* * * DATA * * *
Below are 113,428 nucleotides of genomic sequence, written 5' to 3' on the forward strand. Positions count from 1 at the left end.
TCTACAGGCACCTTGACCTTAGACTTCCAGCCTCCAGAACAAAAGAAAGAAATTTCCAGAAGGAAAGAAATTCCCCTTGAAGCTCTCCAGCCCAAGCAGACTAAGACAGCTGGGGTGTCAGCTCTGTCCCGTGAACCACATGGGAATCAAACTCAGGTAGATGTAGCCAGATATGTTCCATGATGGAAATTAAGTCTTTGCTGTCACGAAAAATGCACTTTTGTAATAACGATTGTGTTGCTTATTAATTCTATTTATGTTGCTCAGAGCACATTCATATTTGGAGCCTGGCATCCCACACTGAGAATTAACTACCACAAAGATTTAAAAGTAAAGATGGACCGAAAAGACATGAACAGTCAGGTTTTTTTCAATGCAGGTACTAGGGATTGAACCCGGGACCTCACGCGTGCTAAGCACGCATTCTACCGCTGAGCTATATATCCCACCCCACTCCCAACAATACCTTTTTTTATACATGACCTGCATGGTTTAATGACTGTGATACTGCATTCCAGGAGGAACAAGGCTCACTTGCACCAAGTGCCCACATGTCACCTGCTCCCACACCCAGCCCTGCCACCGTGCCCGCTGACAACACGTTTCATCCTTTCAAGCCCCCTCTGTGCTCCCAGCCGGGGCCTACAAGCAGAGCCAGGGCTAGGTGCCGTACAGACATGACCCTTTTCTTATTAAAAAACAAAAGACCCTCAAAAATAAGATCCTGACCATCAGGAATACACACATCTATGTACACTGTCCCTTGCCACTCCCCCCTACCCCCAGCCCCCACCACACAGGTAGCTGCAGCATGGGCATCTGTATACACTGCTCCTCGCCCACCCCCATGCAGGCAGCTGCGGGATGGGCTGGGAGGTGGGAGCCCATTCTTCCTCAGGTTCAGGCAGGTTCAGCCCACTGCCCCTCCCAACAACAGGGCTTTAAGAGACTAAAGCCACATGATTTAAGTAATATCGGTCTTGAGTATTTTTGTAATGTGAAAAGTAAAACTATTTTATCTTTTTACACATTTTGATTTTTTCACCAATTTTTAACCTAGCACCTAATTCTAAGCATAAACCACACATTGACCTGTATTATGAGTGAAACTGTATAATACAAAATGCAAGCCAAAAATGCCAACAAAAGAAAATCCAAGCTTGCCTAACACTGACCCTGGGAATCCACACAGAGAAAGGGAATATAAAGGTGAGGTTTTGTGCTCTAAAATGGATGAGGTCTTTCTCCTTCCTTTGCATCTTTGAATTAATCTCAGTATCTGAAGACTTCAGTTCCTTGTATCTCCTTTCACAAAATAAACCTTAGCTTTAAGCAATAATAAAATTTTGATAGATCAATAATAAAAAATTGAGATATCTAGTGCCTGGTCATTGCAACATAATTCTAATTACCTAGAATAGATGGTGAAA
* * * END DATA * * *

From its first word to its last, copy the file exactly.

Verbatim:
Below are 113,428 nucleotides of genomic sequence, written 5' to 3' on the forward strand. Positions count from 1 at the left end.
TCTACAGGCACCTTGACCTTAGACTTCCAGCCTCCAGAACAAAAGAAAGAAATTTCCAGAAGGAAAGAAATTCCCCTTGAAGCTCTCCAGCCCAAGCAGACTAAGACAGCTGGGGTGTCAGCTCTGTCCCGTGAACCACATGGGAATCAAACTCAGGTAGATGTAGCCAGATATGTTCCATGATGGAAATTAAGTCTTTGCTGTCACGAAAAATGCACTTTTGTAATAACGATTGTGTTGCTTATTAATTCTATTTATGTTGCTCAGAGCACATTCATATTTGGAGCCTGGCATCCCACACTGAGAATTAACTACCACAAAGATTTAAAAGTAAAGATGGACCGAAAAGACATGAACAGTCAGGTTTTTTTCAATGCAGGTACTAGGGATTGAACCCGGGACCTCACGCGTGCTAAGCACGCATTCTACCGCTGAGCTATATATCCCACCCCACTCCCAACAATACCTTTTTTTATACATGACCTGCATGGTTTAATGACTGTGATACTGCATTCCAGGAGGAACAAGGCTCACTTGCACCAAGTGCCCACATGTCACCTGCTCCCACACCCAGCCCTGCCACCGTGCCCGCTGACAACACGTTTCATCCTTTCAAGCCCCCTCTGTGCTCCCAGCCGGGGCCTACAAGCAGAGCCAGGGCTAGGTGCCGTACAGACATGACCCTTTTCTTATTAAAAAACAAAAGACCCTCAAAAATAAGATCCTGACCATCAGGAATACACACATCTATGTACACTGTCCCTTGCCACTCCCCCCTACCCCCAGCCCCCACCACACAGGTAGCTGCAGCATGGGCATCTGTATACACTGCTCCTCGCCCACCCCCATGCAGGCAGCTGCGGGATGGGCTGGGAGGTGGGAGCCCATTCTTCCTCAGGTTCAGGCAGGTTCAGCCCACTGCCCCTCCCAACAACAGGGCTTTAAGAGACTAAAGCCACATGATTTAAGTAATATCGGTCTTGAGTATTTTTGTAATGTGAAAAGTAAAACTATTTTATCTTTTTACACATTTTGATTTTTTCACCAATTTTTAACCTAGCACCTAATTCTAAGCATAAACCACACATTGACCTGTATTATGAGTGAAACTGTATAATACAAAATGCAAGCCAAAAATGCCAACAAAAGAAAATCCAAGCTTGCCTAACACTGACCCTGGGAATCCACACAGAGAAAGGGAATATAAAGGTGAGGTTTTGTGCTCTAAAATGGATGAGGTCTTTCTCCTTCCTTTGCATCTTTGAATTAATCTCAGTATCTGAAGACTTCAGTTCCTTGTATCTCCTTTCACAAAATAAACCTTAGCTTTAAGCAATAATAAAATTTTGATAGATCAATAATAAAAAATTGAGATATCTAGTGCCTGGTCATTGCAACATAATTCTAATTACCTAGAATAGATGGTGAAA